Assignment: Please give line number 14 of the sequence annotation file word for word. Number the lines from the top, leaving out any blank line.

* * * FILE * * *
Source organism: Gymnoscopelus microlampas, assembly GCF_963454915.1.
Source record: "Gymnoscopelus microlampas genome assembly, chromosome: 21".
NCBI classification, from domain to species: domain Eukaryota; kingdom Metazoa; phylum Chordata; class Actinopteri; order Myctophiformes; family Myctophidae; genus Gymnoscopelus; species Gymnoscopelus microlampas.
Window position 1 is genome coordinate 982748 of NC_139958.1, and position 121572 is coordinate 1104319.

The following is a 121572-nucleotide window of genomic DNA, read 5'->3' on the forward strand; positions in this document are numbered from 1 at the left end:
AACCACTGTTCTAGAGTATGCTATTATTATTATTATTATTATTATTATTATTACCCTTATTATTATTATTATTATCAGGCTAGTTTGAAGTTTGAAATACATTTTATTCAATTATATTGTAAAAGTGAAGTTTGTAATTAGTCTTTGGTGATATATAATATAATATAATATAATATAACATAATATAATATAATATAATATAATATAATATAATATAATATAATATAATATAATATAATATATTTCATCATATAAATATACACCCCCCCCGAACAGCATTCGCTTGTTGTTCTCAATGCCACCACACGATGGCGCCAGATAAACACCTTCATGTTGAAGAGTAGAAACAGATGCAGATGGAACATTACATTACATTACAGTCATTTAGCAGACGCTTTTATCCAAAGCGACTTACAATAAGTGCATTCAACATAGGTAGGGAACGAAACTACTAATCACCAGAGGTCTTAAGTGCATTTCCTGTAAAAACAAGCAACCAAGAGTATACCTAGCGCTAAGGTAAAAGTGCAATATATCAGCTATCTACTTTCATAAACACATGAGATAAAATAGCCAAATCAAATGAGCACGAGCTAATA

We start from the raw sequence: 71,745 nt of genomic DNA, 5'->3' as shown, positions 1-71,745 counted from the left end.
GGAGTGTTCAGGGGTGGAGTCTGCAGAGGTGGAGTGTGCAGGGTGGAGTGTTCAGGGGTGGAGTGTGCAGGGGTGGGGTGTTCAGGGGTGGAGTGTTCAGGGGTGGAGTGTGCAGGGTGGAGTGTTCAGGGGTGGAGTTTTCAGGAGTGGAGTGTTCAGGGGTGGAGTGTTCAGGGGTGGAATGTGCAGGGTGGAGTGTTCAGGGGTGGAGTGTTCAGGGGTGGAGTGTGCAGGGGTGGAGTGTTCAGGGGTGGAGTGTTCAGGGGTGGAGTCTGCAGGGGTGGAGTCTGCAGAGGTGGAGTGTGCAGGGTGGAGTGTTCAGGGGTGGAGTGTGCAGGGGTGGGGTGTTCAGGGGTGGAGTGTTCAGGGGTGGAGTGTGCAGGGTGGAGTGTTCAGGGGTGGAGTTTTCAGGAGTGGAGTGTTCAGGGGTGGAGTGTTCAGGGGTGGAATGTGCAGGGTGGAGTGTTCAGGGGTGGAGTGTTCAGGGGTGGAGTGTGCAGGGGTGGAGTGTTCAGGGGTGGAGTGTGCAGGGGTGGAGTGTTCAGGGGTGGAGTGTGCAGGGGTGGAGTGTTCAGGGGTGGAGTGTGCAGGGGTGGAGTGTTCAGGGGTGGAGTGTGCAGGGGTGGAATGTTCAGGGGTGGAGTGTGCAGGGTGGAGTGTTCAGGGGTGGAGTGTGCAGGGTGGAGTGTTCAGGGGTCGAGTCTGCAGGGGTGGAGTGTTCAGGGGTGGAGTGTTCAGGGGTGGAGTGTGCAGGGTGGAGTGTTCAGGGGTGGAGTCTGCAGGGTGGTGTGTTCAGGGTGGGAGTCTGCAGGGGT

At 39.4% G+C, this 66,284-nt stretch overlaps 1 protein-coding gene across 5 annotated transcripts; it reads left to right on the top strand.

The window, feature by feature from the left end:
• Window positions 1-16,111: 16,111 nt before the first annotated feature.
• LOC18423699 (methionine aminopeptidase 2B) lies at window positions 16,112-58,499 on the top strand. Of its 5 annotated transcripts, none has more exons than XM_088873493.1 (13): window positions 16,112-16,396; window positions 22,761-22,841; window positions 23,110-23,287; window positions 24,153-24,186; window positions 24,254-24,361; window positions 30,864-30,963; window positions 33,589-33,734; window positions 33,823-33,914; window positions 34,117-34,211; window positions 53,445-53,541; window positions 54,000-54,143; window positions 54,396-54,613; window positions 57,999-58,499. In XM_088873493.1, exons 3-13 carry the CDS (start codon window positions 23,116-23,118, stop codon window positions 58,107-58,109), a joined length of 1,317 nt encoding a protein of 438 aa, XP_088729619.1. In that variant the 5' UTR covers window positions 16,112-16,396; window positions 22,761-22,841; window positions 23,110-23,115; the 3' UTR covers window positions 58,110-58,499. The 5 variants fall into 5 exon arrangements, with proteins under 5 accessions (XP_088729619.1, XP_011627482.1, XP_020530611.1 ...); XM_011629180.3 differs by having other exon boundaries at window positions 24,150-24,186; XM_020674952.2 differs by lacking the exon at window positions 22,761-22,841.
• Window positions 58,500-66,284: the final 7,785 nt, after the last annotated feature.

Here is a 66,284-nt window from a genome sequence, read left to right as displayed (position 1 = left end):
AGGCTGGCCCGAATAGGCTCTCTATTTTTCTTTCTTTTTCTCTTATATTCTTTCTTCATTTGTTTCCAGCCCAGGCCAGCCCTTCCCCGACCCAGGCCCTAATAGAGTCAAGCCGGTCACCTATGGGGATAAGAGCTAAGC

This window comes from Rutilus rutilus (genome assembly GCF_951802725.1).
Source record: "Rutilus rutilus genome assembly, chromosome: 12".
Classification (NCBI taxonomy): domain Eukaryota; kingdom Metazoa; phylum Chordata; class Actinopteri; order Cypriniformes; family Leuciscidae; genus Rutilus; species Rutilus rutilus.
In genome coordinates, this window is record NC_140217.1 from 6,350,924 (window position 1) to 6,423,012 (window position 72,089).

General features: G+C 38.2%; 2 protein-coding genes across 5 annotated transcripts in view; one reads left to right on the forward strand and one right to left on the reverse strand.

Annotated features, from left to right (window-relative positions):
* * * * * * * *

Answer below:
Here is a 66,284-nt window from a genome sequence, read left to right as displayed (position 1 = left end):